Monday, April 9, 2012

Wisconsin Schools Are Doing Great. GOP Messaging? Not So Much

Today, Wisconsin Governor Scott Walker released the following graph, based on data that the kind souls at the Wisconsin Education Association Council tried to hide from the public, on the condition of our state's public schools:
Reforms Working.png
In all four categories - teacher layoffs, class size, retention of extracurricular activities, and retention of fine arts and vocational programs - the teachers union's own data shows that a higher percentage of school districts are doing well (in two cases, a drastically higher percentage) under Walker's much-demonized collective bargaining reforms than not only the average for the previous decade, but for that category's best year in the previous decade.

Add that to what we've known for over a year about the benefits teachers will still enjoy under Act 10, not to mention the recent revelation that Wisconsin taxpayers still pay them more than do taxpayers of the surrounding states, and the whole point of the recall collapses. But a narrow majority of voters still say they'd vote Walker out of office.

How can that be? Simple: because the Republicans are doing a lousy job of informing the people. The Left is relentlessly pushing Big Union's lies through the schools, through the press, and through thuggery, and what advertising the Walker Campaign and the GOP have done in response barely even begins to compensate for the dishonesty.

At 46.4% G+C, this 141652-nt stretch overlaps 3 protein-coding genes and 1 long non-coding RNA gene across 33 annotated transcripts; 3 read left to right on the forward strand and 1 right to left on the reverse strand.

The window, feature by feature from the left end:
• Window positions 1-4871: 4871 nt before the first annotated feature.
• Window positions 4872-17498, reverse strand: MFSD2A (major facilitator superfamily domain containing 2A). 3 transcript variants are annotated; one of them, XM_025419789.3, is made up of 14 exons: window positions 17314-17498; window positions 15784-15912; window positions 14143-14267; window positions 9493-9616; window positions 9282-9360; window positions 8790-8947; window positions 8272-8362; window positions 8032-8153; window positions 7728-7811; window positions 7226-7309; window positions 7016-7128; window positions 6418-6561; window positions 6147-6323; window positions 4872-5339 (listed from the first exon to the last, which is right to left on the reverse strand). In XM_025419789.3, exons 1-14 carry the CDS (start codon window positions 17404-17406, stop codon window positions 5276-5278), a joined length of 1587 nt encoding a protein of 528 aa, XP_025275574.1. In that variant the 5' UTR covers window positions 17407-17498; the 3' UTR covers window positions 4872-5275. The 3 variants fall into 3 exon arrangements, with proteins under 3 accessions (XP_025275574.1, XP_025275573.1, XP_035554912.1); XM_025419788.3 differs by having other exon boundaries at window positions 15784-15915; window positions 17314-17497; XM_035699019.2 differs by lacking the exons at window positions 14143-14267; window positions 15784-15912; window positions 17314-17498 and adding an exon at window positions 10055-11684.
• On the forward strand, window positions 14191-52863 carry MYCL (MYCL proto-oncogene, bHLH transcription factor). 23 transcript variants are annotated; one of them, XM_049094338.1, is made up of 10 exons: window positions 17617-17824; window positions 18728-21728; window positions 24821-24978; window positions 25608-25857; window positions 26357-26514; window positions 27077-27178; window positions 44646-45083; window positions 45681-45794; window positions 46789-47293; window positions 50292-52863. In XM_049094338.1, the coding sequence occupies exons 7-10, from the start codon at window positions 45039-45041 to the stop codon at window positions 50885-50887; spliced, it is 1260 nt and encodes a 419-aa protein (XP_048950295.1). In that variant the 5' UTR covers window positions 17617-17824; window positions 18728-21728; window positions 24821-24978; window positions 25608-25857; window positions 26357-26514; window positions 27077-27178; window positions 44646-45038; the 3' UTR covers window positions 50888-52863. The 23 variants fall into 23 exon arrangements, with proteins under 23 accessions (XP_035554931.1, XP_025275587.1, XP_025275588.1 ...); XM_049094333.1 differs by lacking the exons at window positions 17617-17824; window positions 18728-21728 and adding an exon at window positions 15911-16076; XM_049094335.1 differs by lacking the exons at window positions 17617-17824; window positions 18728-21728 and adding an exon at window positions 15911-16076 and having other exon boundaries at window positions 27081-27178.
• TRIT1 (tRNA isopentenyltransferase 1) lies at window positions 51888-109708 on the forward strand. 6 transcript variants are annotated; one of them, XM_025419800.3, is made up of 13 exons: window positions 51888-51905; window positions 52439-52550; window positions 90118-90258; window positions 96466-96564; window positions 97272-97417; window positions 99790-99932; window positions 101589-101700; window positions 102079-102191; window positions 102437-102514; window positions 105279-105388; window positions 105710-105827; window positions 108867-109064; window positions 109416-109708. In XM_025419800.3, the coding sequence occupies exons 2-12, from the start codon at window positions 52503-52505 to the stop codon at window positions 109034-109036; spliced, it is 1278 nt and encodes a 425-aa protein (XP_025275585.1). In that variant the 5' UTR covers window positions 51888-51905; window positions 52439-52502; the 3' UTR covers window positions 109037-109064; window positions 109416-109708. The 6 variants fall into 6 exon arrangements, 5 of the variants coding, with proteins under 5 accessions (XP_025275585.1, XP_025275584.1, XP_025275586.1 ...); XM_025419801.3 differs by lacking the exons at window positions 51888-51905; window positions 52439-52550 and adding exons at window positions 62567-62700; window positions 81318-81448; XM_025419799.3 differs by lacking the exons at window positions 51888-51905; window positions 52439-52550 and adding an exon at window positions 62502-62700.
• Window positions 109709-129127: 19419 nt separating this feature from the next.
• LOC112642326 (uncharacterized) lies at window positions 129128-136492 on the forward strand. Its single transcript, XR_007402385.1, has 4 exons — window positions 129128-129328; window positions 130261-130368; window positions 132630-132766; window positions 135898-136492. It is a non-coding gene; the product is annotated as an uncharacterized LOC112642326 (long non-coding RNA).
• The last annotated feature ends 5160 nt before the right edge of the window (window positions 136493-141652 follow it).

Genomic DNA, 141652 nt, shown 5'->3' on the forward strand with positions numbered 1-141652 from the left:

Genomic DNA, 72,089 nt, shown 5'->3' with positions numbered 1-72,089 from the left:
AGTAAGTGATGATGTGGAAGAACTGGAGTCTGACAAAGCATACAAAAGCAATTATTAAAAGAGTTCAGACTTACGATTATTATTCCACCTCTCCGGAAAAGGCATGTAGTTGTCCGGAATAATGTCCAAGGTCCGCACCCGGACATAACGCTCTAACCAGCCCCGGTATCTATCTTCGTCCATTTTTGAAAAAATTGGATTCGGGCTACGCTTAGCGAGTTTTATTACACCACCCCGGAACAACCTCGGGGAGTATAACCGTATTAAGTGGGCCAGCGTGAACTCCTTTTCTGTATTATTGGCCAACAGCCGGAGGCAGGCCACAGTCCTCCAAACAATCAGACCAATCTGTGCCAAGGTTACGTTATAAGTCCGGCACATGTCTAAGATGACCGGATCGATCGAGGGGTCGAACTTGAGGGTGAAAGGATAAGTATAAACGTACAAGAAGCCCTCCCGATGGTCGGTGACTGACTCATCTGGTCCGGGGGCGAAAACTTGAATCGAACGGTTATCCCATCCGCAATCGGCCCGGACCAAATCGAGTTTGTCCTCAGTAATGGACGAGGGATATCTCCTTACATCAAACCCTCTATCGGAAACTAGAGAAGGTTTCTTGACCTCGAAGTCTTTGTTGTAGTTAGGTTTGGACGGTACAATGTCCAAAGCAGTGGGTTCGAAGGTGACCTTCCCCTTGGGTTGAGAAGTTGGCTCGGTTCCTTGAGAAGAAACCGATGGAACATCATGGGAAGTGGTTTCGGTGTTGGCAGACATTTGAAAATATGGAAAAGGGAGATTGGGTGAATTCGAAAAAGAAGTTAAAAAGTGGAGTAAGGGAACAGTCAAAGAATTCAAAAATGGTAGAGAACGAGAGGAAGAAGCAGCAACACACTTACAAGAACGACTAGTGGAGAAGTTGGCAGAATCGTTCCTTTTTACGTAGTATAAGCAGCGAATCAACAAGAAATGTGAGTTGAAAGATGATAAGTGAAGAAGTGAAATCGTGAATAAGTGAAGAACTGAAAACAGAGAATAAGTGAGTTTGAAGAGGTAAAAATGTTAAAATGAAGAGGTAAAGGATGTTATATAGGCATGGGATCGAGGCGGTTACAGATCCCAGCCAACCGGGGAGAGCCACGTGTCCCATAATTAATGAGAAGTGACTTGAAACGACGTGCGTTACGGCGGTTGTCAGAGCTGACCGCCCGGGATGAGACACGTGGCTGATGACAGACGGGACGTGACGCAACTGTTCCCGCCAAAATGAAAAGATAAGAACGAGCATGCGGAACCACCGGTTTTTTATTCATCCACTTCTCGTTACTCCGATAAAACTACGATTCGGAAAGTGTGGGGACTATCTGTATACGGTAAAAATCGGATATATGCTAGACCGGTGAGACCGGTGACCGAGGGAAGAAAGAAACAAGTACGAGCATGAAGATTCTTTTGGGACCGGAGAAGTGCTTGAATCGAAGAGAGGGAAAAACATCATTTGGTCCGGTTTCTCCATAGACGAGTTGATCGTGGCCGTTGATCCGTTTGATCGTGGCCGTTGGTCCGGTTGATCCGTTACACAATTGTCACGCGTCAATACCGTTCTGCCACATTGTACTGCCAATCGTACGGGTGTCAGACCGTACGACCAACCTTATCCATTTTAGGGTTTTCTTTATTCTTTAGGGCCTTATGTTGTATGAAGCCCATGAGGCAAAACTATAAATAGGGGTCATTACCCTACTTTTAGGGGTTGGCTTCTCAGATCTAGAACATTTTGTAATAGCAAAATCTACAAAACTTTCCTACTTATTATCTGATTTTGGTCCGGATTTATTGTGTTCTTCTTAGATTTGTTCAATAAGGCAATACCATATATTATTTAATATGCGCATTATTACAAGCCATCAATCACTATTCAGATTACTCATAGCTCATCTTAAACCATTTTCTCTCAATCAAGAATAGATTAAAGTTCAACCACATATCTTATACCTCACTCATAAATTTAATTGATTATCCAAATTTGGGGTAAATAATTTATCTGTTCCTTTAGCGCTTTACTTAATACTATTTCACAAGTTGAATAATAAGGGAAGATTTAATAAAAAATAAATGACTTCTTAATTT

Why isn't the above chart in full-page newspaper ads across the state? Why aren't the success stories from around the state on television every night? Why aren't graphic comparisons of public and private-sector benefits on billboards throughout Wisconsin? I fear our party leaders are putting far too much faith in talk radio and social media to do the educational heavy lifting for them, content that they can get away with simply fundraising, rallying the faithful, and preaching to the choir.

That's a recipe for disaster. The people we need to reach, the people who will make the difference come Election Day, aren't listening to Charlie Sykes or Mark Belling. They don't have Twitter feeds for conservative reports to show up in. They aren't glued to the blogosphere. The only way Republicans can get the truth to them is by taking it to where they're going to be: the commercial breaks of American Idol, the pages of their local paper, the airwaves of their favorite music stations, the billboards along the highways they take to work.

Comforting though it might be for conservatives to think otherwise, talk radio is not equal time. The blogosphere hasn't created a fundamentally more informed populace. And Scott Walker's personal goodness will not be enough to save his job in independent voters' eyes. If we lose this thing, Wisconsin's Republican elite will have nobody to blame but themselves.

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